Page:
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Power of Devotion

Discussion in 'Sikh Sikhi Sikhism' started by Tejwant Singh, Apr 8, 2010.

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  1. Tejwant Singh

    Tejwant Singh United States
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    The Power of Devotion - some eye-opening facts:

    For a moment, if one pushes the religious fact aside, it is no ordinary feat to serve a meal to thousands of people in a day and that too round-the-clock.

    Forty to fifty thousand people, on an average, partake of langar every day at Harmandar Sahib. "On Sundays, festival days and Masya, the number exceeds 1 lakh," says jathedar Harpinder Singh, who is in charge of the langar.

    Serving such a huge gathering is not an easy task. But, the devotion and selfless service of the sewadars makes the job simple.

    "We have 300 permanent sewadars who work at the langar. They knead dough, cook food, serve people and perform a number of other jobs. Also, there are a good number of volunteers, both men and women, who work in kitchen and langar hall. They also wash and wipe the utensils. "In the washing hall we have four sewadars to supervise the work," adds Harpinder Singh.

    Of course, an elaborate arrangement is in place to cook and serve food at such a large scale.

    The langar at Harmandar Sahib is prepared in two kitchens, which have 11 hot plates (tawi), several burners, machines for sieving and kneading dough and several other utensils. At one tawi, 15 people work at a time. It is a chain process - some make ***** of dough, others roll rotis, a few put them on the tawi and rest cook and collect them.

    It is all done so meticulously that one is surprised to see that on one hot plate, in just two hours, over 20 kg of flour is used to make rotis. The kitchen also has a roti-making machine, which was donated by a Lebanon-based devotee. The machine is, however, used only on days that are likely to witness huge crowds. The machine can make rotis of 20-kg flour in just half-an-hour. To get the flour, there are two machines in the basement of the langar hall and another that kneads one quintal of flour in just five minutes. It is this fine team of man and machine that makes it possible for the gurdwara to provide 24-hour langar on all days.

    Chapati Machine

    But, what about putting together the raw material?


    "About 50-quintal wheat, 18-quintal daal, 14-quintal rice and seven quintal milk is the daily consumption in the langar kitchen. We have utensils that can store up to seven quintal of cooked daal and kheer at a time," says assistant in-charge Kanwaljeet Singh. Items needed in langar are bought in huge quantities from Delhi. The purchase mainly includes pulses, while other every-day requirements are met from the local market. A stock of all items is maintained for two months, he adds.


    British Foreign Minister Jack Straw makes chapatis at the langar hall of Golden Temple during his visit - ANI photo

    "Desi Ghee comes from Verka Milk Plant in the city. Also, the devotees make donations. In a day we receive, over eight quintals of sugar and seven quintals of dal. Often, people also donate money in langar funds. For instance, we recently received a donation of Rs 2 lakh from a devotee who wanted to bear all langar expenses for a day ," says in-charge Harpinder Singh. "Besides dal-roti, kheer and karah prasad is prepared on alternate days. On an average, seven quintals of milk and an equal quantity of rice is needed to prepare kheer. On festive occasions, we also distribute jalebis.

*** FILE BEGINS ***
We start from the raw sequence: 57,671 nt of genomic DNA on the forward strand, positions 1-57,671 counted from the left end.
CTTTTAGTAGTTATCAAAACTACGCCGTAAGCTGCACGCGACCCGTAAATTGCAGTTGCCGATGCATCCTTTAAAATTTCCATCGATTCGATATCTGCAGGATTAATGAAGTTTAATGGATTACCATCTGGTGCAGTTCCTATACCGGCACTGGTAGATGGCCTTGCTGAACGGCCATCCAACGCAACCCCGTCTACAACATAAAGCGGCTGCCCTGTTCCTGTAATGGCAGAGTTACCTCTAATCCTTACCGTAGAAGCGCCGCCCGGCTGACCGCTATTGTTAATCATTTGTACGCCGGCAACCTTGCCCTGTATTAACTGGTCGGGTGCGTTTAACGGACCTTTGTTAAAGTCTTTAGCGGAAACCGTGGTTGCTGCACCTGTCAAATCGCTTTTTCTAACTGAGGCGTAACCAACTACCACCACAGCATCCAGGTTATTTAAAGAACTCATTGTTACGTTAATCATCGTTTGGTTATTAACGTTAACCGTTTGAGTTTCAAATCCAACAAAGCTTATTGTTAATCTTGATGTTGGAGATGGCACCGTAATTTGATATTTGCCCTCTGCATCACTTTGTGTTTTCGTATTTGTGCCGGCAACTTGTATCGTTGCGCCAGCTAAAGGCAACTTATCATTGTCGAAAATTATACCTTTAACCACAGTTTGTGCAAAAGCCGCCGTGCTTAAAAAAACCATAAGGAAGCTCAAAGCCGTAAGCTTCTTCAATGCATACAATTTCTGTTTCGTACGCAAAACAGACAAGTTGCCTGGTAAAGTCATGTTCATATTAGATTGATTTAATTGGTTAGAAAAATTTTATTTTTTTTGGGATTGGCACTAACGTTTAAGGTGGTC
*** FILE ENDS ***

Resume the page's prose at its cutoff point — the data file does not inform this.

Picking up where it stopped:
Every day over 100 gas cylinders are needed to fuel the kitchen. For making tea, 6 quintals of sugar and 20 kg of tea leaf are consumed," adds Kanwaljeet.


    Early morning meditation at the Harmandir Sahib

    But, all this wouldn't have been possible without the grace of Waheguru: "Loh langar tapde rahin" (may the hot plates of the langar remain ever in service) are the words that every devotee says in his prayers at the gurdwara. At a time, over 3,000 people are served on the two floors of the hall. Everyone is welcome at the darbar to share the meal, with no distinction of caste or religion.

    <dd>The Sikh practice of Guru ka langar was strengthened by Guru Amar Das, the third Sikh guru. Even Emperor Akbar, it is said, had to take langar with the common people before he could meet Guru Amar Das. Langar or community kitchen was designed to uphold the principle of equality between all people regardless of religion, caste, colour, creed, age, gender or social status.

    In addition to the ideals of equality , the tradition of langar also aimed to express the ethics of sharing and oneness of all humankind.

    Langar Being Served



    On the other hand, following the principle of division of labour, the sewadars in the hall make sure that sangat gets the complete meal, from pickle to rice and dal. The whole thing is highly organised - from arranging the material to cooking and then serving.


    After eating, the utensils are collected in one part of the hall in huge bins from where they are taken away for washing. Once cleaned, the dishes are quickly but neatly stacked in huge, wheeled storage bins, ready to be used again for the next sitting.</dd>
     

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